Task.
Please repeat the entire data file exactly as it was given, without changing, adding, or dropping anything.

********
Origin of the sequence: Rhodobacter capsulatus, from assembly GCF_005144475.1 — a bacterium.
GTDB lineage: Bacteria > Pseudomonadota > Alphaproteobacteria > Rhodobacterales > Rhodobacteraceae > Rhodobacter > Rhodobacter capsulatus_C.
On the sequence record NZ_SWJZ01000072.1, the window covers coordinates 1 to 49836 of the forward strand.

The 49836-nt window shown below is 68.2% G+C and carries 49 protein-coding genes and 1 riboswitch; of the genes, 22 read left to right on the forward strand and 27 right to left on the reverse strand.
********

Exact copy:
Origin of the sequence: Rhodobacter capsulatus, from assembly GCF_005144475.1 — a bacterium.
GTDB lineage: Bacteria > Pseudomonadota > Alphaproteobacteria > Rhodobacterales > Rhodobacteraceae > Rhodobacter > Rhodobacter capsulatus_C.
On the sequence record NZ_SWJZ01000072.1, the window covers coordinates 1 to 49836 of the forward strand.

The 49836-nt window shown below is 68.2% G+C and carries 49 protein-coding genes and 1 riboswitch; of the genes, 22 read left to right on the forward strand and 27 right to left on the reverse strand.